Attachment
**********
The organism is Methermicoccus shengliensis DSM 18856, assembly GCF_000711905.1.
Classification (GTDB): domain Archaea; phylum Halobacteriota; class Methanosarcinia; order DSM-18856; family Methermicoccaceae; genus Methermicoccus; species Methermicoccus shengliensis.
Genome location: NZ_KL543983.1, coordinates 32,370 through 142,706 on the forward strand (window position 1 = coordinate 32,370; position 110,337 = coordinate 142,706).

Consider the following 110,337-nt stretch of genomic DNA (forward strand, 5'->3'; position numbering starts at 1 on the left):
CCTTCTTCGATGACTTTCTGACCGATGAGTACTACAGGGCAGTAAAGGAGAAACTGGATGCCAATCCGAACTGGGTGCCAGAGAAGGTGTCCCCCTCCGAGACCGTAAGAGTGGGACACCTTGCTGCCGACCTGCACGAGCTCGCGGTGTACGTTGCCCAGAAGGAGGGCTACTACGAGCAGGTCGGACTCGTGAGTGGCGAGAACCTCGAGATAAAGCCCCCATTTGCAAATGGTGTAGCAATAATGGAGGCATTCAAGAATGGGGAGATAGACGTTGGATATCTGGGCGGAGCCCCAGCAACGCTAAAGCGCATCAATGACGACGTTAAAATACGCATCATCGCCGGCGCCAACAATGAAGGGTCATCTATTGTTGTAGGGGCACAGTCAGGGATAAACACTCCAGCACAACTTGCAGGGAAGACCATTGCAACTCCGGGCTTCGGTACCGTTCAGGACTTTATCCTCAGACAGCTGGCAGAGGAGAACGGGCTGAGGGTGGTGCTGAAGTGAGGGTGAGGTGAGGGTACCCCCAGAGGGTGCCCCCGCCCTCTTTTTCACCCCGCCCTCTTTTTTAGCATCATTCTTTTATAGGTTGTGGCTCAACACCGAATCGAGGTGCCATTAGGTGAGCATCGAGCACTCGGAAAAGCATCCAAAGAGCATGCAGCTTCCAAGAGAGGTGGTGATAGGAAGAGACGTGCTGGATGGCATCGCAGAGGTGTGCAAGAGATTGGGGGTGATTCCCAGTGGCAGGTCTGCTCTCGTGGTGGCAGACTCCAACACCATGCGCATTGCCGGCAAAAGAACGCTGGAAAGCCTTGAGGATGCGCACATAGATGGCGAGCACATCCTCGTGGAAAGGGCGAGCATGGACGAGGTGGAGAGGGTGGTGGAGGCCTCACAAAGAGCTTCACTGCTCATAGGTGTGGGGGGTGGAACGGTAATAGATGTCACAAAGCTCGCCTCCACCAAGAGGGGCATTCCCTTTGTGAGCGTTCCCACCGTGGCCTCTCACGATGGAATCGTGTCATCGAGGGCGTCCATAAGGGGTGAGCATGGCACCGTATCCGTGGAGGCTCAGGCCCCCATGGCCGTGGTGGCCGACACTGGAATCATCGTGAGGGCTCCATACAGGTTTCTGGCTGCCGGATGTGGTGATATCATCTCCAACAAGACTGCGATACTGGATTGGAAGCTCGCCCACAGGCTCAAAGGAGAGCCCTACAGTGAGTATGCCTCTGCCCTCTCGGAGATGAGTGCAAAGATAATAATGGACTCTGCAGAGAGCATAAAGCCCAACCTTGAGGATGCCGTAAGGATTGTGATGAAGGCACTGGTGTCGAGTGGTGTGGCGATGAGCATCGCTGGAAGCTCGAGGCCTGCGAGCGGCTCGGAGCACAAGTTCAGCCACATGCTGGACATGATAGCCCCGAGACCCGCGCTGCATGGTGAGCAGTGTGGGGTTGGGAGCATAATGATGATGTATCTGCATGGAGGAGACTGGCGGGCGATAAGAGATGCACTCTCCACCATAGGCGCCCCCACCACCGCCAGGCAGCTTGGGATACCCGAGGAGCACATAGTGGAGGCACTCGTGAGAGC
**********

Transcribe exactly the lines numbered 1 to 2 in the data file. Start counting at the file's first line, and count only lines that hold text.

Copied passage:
The organism is Methermicoccus shengliensis DSM 18856, assembly GCF_000711905.1.
Classification (GTDB): domain Archaea; phylum Halobacteriota; class Methanosarcinia; order DSM-18856; family Methermicoccaceae; genus Methermicoccus; species Methermicoccus shengliensis.